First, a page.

This 2019 Article IV Consultation with Montenegro highlights that while the implementation of large publicly financed infrastructure projects has added economic growth, the accompanying use of fiscal resources has contributed to a large increase in government debt including guarantees, which reached 79 percent of gross domestic product in 2018. Despite the recent intervention in two non-systemic domestic banks, the overall banking sector exhibits improving asset quality, strong credit growth, high liquidity, and is well capitalized. Efforts to improve banking and Anti-Money Laundering/Combating the Financing of Terrorism (AML/CFT) supervision are paramount. The emphasis should be a shift to risk-based tools for supervision in both off-site and on-site functions, and the establishment of a stronger supervisory structure within the central bank. The main priorities are reduction of the labor tax wedge and implementation of the new labor law that aims to increase labor market flexibility. Future decisions on the minimum wage should consider a broad set of indicators and require careful analyses of the impact of past increases.
This 2018 Article IV Consultation highlights that Montenegro’s economy is growing strongly, boosted by the implementation of large investment projects, including the construction of the Bar-Boljare highway. Growth should continue over the medium term, albeit at a more moderate pace as highway construction ends. The IMF staff projects the economy to expand by 3 percent in 2018 and 2.5 percent in 2019, with fiscal consolidation also acting as a moderate drag on growth. Although the implementation of large publicly financed infrastructure projects has added to economic growth, the accompanying use of fiscal resources has contributed to a large increase in government debt. Economic growth should remain strong in 2018, notwithstanding fiscal consolidation, and maintain momentum over the medium term.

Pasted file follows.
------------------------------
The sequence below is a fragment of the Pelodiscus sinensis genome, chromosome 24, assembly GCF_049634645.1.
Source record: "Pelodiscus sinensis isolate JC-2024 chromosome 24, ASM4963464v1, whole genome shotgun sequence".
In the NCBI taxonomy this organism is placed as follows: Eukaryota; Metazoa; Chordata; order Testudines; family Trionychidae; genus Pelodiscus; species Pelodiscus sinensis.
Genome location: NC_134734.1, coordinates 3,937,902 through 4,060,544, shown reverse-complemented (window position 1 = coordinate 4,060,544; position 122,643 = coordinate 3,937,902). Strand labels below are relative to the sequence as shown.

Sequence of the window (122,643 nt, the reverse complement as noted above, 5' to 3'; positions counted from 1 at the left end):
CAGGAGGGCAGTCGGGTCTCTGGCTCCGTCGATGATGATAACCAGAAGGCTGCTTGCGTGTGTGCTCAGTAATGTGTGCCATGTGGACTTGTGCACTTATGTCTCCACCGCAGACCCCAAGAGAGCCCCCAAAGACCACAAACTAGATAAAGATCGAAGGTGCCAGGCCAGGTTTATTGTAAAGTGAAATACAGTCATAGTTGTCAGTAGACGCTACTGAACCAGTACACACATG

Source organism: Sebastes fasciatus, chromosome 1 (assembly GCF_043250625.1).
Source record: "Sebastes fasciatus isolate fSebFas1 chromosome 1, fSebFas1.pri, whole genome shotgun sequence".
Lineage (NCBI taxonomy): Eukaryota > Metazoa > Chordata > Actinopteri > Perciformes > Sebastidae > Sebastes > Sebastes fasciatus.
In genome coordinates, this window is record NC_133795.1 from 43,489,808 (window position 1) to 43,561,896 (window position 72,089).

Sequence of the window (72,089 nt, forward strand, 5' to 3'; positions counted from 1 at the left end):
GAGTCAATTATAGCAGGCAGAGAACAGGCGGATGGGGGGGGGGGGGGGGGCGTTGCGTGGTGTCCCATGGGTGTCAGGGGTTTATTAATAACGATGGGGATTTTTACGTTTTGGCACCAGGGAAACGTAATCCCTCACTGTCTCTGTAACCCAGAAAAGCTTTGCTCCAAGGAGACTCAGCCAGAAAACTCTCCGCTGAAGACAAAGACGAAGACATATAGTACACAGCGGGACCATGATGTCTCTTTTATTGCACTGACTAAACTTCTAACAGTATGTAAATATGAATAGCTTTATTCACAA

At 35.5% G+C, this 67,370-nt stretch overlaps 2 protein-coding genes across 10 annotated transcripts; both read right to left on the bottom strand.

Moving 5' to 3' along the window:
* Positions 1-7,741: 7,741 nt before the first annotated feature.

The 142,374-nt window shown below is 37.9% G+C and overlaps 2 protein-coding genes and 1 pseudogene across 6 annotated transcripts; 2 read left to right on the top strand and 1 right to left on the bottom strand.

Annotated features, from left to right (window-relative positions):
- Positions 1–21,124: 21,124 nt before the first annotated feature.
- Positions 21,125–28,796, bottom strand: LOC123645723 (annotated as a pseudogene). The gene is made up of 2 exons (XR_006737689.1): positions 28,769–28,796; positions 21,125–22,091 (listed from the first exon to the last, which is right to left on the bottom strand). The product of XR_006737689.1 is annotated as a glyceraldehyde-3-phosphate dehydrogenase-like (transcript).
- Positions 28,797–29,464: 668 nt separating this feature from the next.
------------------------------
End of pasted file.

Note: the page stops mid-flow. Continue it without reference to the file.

This report highlights the recent economic developments and outlook and risks related to the Montenegro’s economy. It also discusses policies which need to be implemented to boost growth. Montenegro’s economy has rebounded in the past year, and strong growth looks set to continue in 2016, at slightly more than 4 percent. Although the government’s growth strategy can bring substantial gains, it also carries sizable risks, notably to the public finances. The authorities have taken various policy measures to (1) contain fiscal sustainability risks, (2) sustainably revitalize credit conditions, (3) safeguard financial sector stability, and (4) boost competitiveness and economic flexibility.
Kosovo has been hit hard by the COVID-19 pandemic. Despite policy support, economic activity is estimated to have fallen 6 percent in 2020 on account of the combined effect of strict domestic containment measures and international travel restrictions. The fiscal deficit increased to 7.7 percent of GDP, given the large fall in tax revenues and the implementation of mitigation and recovery measures of 4.2 percent of GDP. The current account deficit is estimated to have increased to 7.5 percent of GDP mainly due to a large decline in diaspora-related inflows, most notably in tourism. Gross international reserves declined but remain adequate in part due to the purchase under the IMF’s Rapid Financing Instrument (RFI) in April 2020 and the use of other external financing. Banks have weathered the recession well to date, and the high pre-COVID19 liquidity levels and ample capital buffers bode well for the system’s stability.
COVID-19 hit the economy hard, but a strong recovery is underway. Public debt, already elevated before the pandemic, has increased further. The government has embarked on a reform program ‘Europe Now’, which aims to arrest outward migration through a sharp minimum wage increase, labor tax wedge reduction, and the introduction of a progressive tax code. The financial sector appears to have withstood the COVID-19 shock well.